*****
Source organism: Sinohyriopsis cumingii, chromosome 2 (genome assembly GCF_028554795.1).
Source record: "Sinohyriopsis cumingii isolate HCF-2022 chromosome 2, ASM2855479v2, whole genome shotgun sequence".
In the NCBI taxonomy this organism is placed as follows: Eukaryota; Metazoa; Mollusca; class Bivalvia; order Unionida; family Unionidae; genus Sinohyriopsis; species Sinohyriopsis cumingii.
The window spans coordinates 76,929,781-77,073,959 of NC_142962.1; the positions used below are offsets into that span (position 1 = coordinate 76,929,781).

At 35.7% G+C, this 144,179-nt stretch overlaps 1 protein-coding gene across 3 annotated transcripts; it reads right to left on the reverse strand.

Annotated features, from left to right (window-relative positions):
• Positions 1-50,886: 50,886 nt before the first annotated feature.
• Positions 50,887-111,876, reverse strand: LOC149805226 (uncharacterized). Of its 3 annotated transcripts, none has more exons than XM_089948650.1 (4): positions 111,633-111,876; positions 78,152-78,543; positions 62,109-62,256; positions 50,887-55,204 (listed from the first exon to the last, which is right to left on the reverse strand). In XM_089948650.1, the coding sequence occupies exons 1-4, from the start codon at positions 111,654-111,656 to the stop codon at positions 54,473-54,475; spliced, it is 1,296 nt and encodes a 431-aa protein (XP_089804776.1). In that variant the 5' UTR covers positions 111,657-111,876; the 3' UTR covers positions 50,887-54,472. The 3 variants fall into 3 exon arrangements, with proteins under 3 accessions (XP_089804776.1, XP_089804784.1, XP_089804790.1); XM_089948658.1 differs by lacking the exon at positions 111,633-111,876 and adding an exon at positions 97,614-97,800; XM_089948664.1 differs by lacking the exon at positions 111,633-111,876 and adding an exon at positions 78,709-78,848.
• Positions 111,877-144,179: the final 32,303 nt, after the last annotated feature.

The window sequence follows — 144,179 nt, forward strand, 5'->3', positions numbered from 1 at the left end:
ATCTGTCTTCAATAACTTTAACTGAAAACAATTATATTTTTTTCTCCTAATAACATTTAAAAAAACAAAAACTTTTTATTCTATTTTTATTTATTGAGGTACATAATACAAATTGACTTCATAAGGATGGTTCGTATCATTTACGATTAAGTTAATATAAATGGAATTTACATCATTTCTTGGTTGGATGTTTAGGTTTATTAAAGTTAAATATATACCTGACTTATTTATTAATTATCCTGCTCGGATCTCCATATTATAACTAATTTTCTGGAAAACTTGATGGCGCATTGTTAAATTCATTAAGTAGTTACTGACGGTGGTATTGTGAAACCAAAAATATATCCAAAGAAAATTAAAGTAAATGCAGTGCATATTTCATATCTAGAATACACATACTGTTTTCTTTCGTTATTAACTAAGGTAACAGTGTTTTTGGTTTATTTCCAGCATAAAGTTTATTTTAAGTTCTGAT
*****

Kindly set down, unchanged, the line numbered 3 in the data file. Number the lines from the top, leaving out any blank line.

In the NCBI taxonomy this organism is placed as follows: Eukaryota; Metazoa; Mollusca; class Bivalvia; order Unionida; family Unionidae; genus Sinohyriopsis; species Sinohyriopsis cumingii.